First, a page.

Lending up as Spain’s recession shows signs of coming to an end

Tim Wallace
Follow Tim
BANK lending increased in Spain in August as the crunch in peripheral Eurozone economies showed signs of ending, European Central Bank (ECB) data showed yesterday.

The troubled Iberian economy saw lending rise 0.8 per cent in the month, representing a small turnaround from a fall of more than 12 per cent in the last year.

It comes after ECB boss Mario Draghi has tried to end market fragmentation, where banks are reluctant to lend across borders.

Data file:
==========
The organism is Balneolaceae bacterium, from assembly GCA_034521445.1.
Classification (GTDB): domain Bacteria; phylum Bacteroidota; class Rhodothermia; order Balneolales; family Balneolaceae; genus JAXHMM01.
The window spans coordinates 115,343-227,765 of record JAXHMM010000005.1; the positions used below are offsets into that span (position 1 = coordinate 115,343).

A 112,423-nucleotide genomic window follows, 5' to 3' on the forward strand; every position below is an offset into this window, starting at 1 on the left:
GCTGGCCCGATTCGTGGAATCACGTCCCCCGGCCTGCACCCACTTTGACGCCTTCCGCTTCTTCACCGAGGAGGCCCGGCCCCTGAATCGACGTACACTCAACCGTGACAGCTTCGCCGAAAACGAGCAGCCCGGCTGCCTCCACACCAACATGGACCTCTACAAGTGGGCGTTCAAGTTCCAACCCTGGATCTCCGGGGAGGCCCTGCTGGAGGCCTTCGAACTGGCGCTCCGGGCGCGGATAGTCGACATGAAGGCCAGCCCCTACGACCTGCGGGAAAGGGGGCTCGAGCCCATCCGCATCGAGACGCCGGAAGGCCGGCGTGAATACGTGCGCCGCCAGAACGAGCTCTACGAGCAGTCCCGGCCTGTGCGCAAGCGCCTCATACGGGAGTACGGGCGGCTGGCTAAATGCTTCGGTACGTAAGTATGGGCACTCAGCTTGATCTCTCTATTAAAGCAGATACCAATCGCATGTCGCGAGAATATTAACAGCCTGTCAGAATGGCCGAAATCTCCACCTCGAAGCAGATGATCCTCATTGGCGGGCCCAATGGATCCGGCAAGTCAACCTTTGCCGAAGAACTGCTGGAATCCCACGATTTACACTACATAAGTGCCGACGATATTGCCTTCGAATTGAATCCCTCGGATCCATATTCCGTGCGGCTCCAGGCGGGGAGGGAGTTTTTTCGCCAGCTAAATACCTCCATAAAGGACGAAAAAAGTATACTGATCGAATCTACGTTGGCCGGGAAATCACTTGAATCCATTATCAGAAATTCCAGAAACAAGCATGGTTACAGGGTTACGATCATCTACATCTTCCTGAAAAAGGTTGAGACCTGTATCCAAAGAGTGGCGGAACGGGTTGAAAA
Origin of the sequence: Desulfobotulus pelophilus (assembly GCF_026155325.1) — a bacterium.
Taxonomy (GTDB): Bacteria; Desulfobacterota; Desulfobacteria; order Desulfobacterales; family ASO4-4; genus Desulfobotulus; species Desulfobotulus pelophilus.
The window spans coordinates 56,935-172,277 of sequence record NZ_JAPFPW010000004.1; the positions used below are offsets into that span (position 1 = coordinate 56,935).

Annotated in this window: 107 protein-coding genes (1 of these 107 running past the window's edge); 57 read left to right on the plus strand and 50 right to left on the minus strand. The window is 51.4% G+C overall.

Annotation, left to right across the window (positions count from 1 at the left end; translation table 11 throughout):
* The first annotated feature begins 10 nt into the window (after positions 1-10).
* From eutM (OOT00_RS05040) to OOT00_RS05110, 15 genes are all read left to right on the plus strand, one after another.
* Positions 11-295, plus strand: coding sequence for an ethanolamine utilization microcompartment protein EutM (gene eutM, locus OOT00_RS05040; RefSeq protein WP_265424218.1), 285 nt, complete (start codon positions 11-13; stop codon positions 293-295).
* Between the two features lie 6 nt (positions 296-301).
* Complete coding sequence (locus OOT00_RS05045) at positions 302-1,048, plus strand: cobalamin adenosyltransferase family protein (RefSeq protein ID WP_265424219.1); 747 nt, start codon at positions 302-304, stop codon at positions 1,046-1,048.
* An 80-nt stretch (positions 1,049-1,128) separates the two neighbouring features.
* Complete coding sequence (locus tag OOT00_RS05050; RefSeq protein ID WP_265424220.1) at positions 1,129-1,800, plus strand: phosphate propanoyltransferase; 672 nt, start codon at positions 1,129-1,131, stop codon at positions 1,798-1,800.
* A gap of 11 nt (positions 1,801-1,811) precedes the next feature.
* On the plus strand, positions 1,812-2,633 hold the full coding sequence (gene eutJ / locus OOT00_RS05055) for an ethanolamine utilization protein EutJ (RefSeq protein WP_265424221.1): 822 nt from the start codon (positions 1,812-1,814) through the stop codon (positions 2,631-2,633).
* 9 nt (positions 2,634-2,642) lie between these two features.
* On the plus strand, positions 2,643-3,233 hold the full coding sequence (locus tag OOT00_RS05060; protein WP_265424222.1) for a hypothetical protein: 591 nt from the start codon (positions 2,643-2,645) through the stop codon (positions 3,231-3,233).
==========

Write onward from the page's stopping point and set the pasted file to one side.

Overall private sector loans in the Eurozone fell two per cent in the year to August, deepening from the 1.9 per cent fall a month earlier.

“The rate of credit growth should soon stabilise, given the improvements in the periphery and given continued super-low policy rates from the ECB,” said Christian Schulz from Berenberg Bank. “For the ECB, the data provides ample reasons to keep interest rates low for an extended period of time, but not necessarily to take more action.”